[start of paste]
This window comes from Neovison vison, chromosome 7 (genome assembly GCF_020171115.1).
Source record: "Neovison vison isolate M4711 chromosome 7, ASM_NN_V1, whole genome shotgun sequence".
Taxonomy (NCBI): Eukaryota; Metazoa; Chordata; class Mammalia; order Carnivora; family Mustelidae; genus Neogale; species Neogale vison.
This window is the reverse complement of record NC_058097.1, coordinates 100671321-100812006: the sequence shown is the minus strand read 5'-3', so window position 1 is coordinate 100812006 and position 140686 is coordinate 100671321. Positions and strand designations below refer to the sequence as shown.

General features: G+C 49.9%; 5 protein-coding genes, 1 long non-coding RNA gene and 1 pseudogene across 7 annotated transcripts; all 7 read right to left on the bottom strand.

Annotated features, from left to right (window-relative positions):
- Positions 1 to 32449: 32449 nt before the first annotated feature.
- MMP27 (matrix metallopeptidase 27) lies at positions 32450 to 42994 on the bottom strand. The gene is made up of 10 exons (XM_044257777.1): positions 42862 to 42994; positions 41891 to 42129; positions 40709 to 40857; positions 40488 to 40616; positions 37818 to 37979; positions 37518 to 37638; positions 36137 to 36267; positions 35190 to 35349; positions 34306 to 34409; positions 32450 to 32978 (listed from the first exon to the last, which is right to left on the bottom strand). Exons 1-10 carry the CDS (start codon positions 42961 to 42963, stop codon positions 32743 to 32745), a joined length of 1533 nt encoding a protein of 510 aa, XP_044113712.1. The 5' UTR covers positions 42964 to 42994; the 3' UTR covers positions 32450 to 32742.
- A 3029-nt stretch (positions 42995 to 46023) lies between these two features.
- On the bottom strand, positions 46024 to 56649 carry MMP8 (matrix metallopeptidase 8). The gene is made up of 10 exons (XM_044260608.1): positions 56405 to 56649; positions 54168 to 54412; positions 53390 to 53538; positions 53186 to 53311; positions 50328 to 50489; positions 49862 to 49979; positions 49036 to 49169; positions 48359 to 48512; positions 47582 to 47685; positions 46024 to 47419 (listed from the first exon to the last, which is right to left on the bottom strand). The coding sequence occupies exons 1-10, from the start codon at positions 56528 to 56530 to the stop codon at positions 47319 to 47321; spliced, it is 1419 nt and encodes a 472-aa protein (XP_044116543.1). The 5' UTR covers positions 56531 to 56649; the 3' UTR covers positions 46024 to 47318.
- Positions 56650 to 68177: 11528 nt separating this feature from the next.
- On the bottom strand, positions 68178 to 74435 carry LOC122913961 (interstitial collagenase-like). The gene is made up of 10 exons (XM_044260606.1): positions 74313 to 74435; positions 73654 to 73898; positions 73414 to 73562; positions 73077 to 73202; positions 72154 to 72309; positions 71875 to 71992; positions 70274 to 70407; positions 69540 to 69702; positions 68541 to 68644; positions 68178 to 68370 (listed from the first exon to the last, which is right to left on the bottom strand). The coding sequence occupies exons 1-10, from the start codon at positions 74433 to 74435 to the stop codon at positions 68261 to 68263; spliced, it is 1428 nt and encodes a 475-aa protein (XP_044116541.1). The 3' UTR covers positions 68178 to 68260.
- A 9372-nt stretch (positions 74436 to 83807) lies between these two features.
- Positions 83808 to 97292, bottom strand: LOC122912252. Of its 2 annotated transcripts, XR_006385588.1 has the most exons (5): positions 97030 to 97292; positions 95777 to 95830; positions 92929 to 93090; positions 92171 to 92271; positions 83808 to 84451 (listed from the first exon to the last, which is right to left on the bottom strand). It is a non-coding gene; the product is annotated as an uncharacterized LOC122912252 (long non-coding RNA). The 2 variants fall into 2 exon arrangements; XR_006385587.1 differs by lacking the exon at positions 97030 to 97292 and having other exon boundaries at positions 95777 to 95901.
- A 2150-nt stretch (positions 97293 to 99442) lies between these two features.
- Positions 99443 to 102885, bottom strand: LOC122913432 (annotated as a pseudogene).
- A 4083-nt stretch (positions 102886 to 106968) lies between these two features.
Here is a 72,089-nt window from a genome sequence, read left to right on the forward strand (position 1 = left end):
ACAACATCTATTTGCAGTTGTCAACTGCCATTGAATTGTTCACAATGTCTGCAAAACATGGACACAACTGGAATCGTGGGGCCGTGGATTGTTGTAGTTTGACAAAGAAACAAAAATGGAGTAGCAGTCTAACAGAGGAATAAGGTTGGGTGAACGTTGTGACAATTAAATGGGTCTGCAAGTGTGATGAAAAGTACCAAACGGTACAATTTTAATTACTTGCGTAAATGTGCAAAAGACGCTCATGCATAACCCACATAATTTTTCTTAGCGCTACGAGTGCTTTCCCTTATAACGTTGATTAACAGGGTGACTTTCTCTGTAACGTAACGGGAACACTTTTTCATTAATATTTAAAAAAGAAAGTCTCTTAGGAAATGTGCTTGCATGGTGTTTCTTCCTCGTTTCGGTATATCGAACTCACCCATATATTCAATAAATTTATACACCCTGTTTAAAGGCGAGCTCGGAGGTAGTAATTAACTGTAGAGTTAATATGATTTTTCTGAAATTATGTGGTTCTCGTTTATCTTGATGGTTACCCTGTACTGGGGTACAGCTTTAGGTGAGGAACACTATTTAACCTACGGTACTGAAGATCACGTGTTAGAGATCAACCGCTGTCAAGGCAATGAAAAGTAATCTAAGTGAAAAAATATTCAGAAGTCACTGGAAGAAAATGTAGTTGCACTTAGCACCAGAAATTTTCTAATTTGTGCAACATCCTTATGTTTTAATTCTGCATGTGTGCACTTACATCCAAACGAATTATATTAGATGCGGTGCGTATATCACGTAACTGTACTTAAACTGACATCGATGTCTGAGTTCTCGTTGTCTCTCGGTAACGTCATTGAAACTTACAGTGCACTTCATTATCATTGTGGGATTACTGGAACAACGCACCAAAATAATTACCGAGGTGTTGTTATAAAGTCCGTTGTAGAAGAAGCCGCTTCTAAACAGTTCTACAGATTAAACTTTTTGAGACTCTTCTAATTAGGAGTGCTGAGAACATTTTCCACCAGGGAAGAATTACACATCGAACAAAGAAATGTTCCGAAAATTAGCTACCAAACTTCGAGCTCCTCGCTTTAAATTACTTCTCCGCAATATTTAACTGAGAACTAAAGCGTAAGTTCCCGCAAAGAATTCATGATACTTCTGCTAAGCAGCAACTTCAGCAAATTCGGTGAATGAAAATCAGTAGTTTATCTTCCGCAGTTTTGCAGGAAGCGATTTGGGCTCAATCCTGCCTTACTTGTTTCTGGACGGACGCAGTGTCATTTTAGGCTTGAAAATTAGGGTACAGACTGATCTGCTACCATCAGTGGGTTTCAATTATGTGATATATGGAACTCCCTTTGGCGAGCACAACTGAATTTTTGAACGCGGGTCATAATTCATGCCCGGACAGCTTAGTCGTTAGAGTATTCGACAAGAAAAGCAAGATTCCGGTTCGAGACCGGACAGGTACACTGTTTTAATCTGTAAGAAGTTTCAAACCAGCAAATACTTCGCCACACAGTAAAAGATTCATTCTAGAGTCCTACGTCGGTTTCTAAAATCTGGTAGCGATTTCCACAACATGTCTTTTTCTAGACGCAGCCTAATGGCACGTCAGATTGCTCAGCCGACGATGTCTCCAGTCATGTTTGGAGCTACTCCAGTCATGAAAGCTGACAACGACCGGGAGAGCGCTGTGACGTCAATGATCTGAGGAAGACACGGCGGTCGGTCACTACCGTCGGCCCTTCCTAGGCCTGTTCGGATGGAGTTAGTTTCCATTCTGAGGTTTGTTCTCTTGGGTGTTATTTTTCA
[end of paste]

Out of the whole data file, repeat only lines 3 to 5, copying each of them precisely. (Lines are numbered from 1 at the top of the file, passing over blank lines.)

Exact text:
Taxonomy (NCBI): Eukaryota; Metazoa; Chordata; class Mammalia; order Carnivora; family Mustelidae; genus Neogale; species Neogale vison.
This window is the reverse complement of record NC_058097.1, coordinates 100671321-100812006: the sequence shown is the minus strand read 5'-3', so window position 1 is coordinate 100812006 and position 140686 is coordinate 100671321. Positions and strand designations below refer to the sequence as shown.

General features: G+C 49.9%; 5 protein-coding genes, 1 long non-coding RNA gene and 1 pseudogene across 7 annotated transcripts; all 7 read right to left on the bottom strand.